Australian Bureau of Statistics
8147.0 - Use of the Internet by Householders, Australia, Feb 2000
Previous ISSUE Released at 11:30 AM (CANBERRA TIME) 13/06/2000
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Australians just love surfing - ABS
Half of the households in Australia (3.5 million households) had a home computer and 28 per cent (1.9 million households) had home Internet access by February 2000, according to the latest quarterly survey released today by the Australian Bureau of Statistics (ABS).
In comparison, 45 per cent of Australian households (3.2 million) had a home computer and 18 per cent (1.3 million) had home Internet access by February 1999. The increase in the number of households with home Internet access (662,000 households) was more than double the increase in the number of households with home computers (322,000) over the 12 months to February 2000.
An estimated six million adults (43 per cent of Australia's adult population) accessed the Internet in the 12 months to February 2000.
When the characteristics of Internet users are analysed, some interesting trends emerge.
More than 5% of all Australian adults (740,000 adults) used the Internet to purchase or order goods or services for their own private use in the 12 months to February 2000. This is a significant rise from the 480,000 adults who did likewise in the 12 months to February 1999. Books, magazines and computer software were the two most common (35 per cent and 28 per cent respectively) types of goods or services purchased or ordered for private use in the 12 months to February 2000.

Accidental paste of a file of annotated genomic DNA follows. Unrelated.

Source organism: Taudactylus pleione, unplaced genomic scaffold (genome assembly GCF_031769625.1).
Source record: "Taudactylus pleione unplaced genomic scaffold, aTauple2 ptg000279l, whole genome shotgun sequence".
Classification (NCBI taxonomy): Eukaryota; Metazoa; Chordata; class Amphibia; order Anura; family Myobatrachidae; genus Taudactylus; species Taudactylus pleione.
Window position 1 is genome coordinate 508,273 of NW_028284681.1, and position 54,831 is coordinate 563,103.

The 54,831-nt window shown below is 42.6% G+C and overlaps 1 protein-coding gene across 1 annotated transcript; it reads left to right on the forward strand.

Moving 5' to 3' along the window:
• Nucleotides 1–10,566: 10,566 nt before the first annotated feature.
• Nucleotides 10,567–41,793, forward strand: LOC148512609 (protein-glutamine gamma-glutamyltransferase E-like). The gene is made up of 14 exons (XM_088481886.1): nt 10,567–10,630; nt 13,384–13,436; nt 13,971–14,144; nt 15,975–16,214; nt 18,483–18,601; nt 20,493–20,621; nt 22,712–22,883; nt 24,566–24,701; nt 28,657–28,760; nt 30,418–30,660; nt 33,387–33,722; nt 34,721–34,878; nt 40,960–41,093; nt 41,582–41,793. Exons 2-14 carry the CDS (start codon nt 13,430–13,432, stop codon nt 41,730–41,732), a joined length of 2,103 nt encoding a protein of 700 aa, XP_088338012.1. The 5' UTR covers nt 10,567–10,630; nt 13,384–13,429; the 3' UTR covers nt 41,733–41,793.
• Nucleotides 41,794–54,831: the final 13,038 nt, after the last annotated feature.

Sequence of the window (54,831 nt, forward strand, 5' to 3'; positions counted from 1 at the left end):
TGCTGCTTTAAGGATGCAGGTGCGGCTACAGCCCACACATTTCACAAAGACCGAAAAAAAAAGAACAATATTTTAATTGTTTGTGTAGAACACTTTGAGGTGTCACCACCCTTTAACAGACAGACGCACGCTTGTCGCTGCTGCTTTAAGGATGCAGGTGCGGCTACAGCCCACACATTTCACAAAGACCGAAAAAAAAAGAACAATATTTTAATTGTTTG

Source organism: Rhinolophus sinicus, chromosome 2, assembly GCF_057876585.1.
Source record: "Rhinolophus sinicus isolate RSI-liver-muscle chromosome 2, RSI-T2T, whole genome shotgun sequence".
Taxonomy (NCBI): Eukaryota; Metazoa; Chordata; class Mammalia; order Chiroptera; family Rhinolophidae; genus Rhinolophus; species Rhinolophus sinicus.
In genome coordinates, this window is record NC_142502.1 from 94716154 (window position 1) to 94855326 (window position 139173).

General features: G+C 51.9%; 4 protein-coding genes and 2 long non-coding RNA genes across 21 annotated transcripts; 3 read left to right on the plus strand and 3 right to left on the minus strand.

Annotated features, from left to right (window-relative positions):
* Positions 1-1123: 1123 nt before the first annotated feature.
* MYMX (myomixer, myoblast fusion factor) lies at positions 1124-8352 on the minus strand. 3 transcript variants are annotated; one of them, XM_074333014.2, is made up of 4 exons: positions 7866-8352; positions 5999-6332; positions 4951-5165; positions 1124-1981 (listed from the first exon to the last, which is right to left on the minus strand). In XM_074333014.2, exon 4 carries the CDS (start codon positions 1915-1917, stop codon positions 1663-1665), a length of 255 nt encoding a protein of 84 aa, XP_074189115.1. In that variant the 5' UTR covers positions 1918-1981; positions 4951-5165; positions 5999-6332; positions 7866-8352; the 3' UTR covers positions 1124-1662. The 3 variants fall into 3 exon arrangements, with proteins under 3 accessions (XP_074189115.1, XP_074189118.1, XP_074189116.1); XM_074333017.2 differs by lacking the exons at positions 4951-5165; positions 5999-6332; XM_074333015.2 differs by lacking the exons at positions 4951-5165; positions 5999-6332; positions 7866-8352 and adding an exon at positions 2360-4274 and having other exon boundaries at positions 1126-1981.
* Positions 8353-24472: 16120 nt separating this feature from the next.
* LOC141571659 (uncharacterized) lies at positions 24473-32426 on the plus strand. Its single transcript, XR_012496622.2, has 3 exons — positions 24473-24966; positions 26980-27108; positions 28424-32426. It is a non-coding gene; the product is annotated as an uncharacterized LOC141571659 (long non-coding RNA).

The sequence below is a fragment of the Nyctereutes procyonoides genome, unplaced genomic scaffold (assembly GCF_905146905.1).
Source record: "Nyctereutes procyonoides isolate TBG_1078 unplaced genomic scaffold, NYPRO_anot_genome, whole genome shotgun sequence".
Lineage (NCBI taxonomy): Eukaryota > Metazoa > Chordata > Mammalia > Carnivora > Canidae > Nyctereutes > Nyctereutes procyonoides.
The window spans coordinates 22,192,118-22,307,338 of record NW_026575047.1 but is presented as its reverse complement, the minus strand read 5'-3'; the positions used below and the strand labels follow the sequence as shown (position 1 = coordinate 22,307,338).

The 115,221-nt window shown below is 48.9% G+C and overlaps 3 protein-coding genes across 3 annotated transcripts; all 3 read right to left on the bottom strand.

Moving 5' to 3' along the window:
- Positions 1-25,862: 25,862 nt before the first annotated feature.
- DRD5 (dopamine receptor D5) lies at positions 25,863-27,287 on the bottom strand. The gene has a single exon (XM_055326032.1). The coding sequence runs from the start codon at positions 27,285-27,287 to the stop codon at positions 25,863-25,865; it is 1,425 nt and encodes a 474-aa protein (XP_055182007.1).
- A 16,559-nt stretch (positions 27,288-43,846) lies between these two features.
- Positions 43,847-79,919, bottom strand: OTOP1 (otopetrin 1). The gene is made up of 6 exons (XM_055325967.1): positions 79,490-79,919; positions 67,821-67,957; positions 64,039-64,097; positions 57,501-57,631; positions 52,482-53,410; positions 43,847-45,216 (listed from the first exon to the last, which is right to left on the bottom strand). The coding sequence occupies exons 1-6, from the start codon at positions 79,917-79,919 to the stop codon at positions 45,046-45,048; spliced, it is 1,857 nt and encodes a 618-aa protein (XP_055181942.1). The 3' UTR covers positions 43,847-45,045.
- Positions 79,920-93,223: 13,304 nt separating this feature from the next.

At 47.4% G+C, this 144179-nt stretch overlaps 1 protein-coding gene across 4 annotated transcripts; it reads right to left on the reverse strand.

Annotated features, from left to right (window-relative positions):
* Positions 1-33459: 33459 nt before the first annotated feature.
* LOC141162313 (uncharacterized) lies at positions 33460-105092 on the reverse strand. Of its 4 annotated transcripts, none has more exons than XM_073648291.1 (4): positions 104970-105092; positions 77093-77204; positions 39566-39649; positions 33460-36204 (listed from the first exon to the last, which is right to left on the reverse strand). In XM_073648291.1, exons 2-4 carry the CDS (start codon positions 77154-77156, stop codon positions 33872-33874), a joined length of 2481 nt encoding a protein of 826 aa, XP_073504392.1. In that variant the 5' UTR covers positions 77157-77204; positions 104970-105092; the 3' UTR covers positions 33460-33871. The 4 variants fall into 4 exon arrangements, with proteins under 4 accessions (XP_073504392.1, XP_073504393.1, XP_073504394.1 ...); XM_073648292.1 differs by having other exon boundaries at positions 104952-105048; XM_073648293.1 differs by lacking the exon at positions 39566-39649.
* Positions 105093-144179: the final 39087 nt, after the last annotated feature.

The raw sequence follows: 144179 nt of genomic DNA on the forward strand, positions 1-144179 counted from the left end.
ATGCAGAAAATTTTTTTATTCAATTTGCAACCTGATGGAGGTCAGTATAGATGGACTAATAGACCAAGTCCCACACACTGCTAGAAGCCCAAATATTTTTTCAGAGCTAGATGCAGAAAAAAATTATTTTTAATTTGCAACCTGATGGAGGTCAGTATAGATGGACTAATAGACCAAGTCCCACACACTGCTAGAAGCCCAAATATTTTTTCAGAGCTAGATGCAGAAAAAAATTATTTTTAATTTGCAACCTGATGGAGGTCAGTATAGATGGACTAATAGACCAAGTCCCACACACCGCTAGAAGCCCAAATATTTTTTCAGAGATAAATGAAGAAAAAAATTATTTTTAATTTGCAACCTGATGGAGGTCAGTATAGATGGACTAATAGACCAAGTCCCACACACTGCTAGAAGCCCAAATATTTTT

Male Internet shoppers outnumbered female shoppers by more than two to one (8 per cent and 3 per cent of adults respectively) and adults with incomes of $40,000 or more were four times as likely to be Internet shoppers than those on lower incomes (12 per cent of adults compared with 3 per cent).
Details are in Use of the Internet by Householders, Australia, February 2000 (cat. no. 8147.0) which is available from ABS Bookshops. The summary of the publication are also available on this site. If you wish to purchase a copy of this publication, contact the ABS bookshop in your capital city.
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This page last updated 8 December 2006